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Steven Smith is more likely than not to return as the missing piece of Australia's batting order that failed to seal the ODI series against England in Manchester, leaving the final match of their brief tour on Wednesday as the decider.
Some mystery still surrounds the circumstances in which Smith has missed the tourists' past two matches. He was struck on the side of the helmet by a throwdown during net practice at Old Trafford, and though Cricket Australia officially stated he had passed a concussion test, was still required to go through a series of protocols that will conclude with another net session on Tuesday.
Whatever the true extent of Smith's need to recover from the blow to the helmet, his inclusion would allow the Australians to have a far more versatile and reliable batting order for the final match, having fallen apart alarmingly in some adverse conditions against the pace and reverse swing of Chris Woakes and Jofra Archer in the second game of the series.
"Fingers crossed. We know what a great player he is, he got a blow to the head in training the day before the first game, so we've been going through all the concussion protocols, he's definitely tracking in the right direction," Australia coach Justin Langer said. "We're hopeful he'll be right for tomorrow, but if he doesn't come up again, then like always we'll keep him healthy in mind.
"He was just practising, we talk about Steve, he was probably on his 30,000th ball, probably had two or three to go, and the wickets over here, the facilities have been brilliant, but they're a bit worn because of so much traffic through them over the past few months. One ball just didn't quite get up, he ducked into it and it hit him in the side of the helmet.
"He did all his running yesterday, did some high speed running, worked hard as part of the protocols, he has ticked every box at the moment, so he will 100% have a bat this afternoon unless he's not feeling well this morning. He'll definitely have a hit this afternoon."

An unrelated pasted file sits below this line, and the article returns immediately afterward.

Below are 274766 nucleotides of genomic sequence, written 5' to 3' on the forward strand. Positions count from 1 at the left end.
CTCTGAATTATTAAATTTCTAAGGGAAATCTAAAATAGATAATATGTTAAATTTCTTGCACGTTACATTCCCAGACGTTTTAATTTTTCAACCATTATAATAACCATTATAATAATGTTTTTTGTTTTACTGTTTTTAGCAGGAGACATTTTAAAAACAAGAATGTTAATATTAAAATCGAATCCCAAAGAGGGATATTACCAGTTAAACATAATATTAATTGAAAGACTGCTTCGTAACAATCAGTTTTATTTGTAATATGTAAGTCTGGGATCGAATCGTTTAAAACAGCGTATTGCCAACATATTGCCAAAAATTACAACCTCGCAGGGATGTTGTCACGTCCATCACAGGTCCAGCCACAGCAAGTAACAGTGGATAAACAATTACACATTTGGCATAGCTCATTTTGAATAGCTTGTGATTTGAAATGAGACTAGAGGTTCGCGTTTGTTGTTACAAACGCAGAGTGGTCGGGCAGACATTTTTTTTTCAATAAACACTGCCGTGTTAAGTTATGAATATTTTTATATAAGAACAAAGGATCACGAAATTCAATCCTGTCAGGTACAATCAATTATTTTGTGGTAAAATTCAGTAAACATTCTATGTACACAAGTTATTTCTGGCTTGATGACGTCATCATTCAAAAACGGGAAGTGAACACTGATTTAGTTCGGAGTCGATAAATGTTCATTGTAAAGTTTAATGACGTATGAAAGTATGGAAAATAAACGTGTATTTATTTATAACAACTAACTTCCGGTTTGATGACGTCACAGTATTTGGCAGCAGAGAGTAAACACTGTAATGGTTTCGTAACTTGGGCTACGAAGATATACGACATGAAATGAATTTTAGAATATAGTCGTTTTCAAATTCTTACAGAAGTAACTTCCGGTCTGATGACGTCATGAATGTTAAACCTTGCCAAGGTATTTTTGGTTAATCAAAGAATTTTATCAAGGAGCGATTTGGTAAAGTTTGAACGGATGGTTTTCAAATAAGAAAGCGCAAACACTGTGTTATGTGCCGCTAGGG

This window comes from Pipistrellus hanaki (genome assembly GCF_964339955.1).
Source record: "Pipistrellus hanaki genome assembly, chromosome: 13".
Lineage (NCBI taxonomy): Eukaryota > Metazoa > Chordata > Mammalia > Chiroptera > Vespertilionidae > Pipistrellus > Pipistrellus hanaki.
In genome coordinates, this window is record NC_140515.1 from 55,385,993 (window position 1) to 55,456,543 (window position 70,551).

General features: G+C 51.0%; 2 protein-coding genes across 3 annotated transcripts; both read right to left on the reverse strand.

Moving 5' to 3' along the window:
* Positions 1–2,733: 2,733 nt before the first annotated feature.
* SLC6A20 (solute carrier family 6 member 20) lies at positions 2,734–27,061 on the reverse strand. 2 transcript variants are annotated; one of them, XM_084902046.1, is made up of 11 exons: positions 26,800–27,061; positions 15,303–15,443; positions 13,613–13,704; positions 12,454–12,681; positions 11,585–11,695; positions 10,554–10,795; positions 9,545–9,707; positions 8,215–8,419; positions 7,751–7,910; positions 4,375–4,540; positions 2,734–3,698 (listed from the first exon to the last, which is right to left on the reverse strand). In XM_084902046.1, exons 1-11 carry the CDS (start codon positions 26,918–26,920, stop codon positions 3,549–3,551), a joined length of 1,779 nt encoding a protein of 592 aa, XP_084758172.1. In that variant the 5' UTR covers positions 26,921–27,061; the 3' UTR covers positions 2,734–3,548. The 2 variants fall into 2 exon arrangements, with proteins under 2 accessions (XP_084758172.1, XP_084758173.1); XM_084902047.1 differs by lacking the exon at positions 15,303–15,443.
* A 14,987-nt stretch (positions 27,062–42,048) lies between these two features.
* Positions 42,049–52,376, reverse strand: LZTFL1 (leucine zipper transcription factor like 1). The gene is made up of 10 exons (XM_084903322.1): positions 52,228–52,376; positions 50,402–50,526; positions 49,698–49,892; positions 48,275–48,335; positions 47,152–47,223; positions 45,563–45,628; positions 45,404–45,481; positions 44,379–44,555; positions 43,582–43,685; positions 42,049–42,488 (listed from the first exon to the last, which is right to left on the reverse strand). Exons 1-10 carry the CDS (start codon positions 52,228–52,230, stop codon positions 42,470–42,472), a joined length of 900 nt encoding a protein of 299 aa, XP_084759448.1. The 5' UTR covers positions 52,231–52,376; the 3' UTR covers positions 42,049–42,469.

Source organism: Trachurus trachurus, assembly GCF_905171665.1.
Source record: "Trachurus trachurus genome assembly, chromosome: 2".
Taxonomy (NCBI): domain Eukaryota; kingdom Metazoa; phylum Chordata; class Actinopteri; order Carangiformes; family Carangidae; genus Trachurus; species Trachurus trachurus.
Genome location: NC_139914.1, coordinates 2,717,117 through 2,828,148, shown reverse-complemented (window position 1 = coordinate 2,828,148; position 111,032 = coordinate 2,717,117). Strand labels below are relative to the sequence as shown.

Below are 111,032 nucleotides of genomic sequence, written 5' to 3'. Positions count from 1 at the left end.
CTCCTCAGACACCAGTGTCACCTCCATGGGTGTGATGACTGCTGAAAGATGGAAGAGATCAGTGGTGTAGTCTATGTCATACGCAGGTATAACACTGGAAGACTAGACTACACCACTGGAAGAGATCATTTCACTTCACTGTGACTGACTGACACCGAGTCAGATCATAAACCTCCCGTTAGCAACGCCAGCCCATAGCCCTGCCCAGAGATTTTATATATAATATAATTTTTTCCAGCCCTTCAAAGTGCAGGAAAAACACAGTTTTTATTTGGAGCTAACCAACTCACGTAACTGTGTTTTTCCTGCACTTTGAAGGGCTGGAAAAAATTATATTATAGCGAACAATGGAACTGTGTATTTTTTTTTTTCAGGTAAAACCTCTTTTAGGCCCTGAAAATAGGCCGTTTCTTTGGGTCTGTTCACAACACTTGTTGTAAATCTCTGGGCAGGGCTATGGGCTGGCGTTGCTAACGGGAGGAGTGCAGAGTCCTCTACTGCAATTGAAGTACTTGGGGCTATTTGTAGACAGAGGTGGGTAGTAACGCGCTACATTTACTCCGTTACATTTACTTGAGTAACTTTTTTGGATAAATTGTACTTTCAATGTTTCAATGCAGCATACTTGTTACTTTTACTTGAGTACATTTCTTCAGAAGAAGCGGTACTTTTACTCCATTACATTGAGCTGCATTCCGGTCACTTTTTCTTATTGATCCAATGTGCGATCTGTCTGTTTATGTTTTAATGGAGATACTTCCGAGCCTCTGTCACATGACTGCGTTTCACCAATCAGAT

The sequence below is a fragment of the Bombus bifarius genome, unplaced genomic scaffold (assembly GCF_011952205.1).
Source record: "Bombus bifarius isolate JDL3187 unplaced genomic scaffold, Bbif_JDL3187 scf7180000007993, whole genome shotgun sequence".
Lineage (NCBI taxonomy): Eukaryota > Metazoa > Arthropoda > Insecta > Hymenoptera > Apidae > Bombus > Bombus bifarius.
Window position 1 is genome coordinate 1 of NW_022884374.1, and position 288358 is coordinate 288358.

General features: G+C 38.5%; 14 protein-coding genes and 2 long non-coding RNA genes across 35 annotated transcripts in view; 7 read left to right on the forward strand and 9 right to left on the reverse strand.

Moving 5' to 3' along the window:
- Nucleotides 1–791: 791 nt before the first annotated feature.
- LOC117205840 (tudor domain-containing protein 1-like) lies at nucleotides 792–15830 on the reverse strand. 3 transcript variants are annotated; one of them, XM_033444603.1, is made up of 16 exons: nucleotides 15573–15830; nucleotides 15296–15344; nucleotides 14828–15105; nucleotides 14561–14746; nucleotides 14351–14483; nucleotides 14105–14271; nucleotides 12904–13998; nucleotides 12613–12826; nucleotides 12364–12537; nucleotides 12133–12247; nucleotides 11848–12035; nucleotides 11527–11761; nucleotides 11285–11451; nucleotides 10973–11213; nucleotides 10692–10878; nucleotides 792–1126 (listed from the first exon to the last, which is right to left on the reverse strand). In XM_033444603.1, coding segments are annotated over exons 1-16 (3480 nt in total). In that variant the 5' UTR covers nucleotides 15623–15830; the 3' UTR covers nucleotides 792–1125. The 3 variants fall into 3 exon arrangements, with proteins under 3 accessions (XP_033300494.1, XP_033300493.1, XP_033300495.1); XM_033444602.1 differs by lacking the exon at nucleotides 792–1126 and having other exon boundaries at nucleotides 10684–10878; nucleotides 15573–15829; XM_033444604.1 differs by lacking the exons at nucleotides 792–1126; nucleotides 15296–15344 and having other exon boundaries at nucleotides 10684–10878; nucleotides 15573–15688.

Langer spoke glowingly of how his players had responded to the challenges of an England tour with no meaningful cricket behind them, in addition to the constraints of the biosecurity bubble in which they have been thrust due to the coronavirus pandemic. However he said that the selectors remained on the lookout for middle order problem solvers to weather scenarios like those that have presented once each in the T20 and one day series.
"It's been disappointing, we've played such great cricket throughout this whole tour," Langer said. "You always look below the surface, how we've all played our cricket, all the guys have played their cricket from the moment we arrived with no cricket under our belts, it's been a real credit to the boys. Consistently across the board we've been really impressive. there's a few areas we need to get better at though, and that's part of becoming a great team.
"One is bowling in those last few overs, which is always the case, but also in our middle order. And we're not shying away from that. The boys were incredibly disappointed the other night and disappointed during the T20 series, but they're working hard on it.
"What do you look for? Problem solving. I think about the Dhonis and the Husseys and the Bevans, Jos Buttlers, the guys who finish it well, are great problem solvers, and they've got real confidence in their ability to, over and over, solve the issues which come up, whether you're chasing big scores, small scores, on different wickets, spinning wickets, wickets that are stayng a bit up down. that's what we're looking for in the middle order, guys who are able to solve problems and get the job done."
As far as the mental strain of the bubble itself was concerned, Langer said a key part of the exercise was not being overwhelmed by thoughts of occupying similarly restricted circumstances for an entire summer. "The biggest challenge for all of us is that it's a bit like scoring a hundred, you can't score a hundred unless you give the next ball 100% attention," he sad. "If we start looking too far ahead of ourselves, that becomes a real challenge.
"It's almost one day at a time, because if you look too far ahead - when we're here, the ECB have looked after us incredibly well, they've been brilliant, the day to day life is pretty good with some restrictions. It's just when you start looking ahead to when we get home and then quarantine and how the summer looks and if you keep looking too far ahead, then it gets challenging."
As for the likelihood of most of his best players entering home Test assignments after a surfeit of white ball matches in the IPL and then against India, Langer struck a time-honoured theme about the best players finding ways to adapt.
"It's something we're very aware of," Langer said. "Particularly as you think about the lead-up to this tour, straight to the IPL, potentially straight into some white ball cricket, and then the Test match, with it all pretty tight. Am I worried about it? Not really, we had a good dress rehearsal last year between the World Cup and the Ashes, the best players adapt and we've got some great players who might need to adapt. But when it comes to the colour of the ball, I'm really confident they'll be able to do that."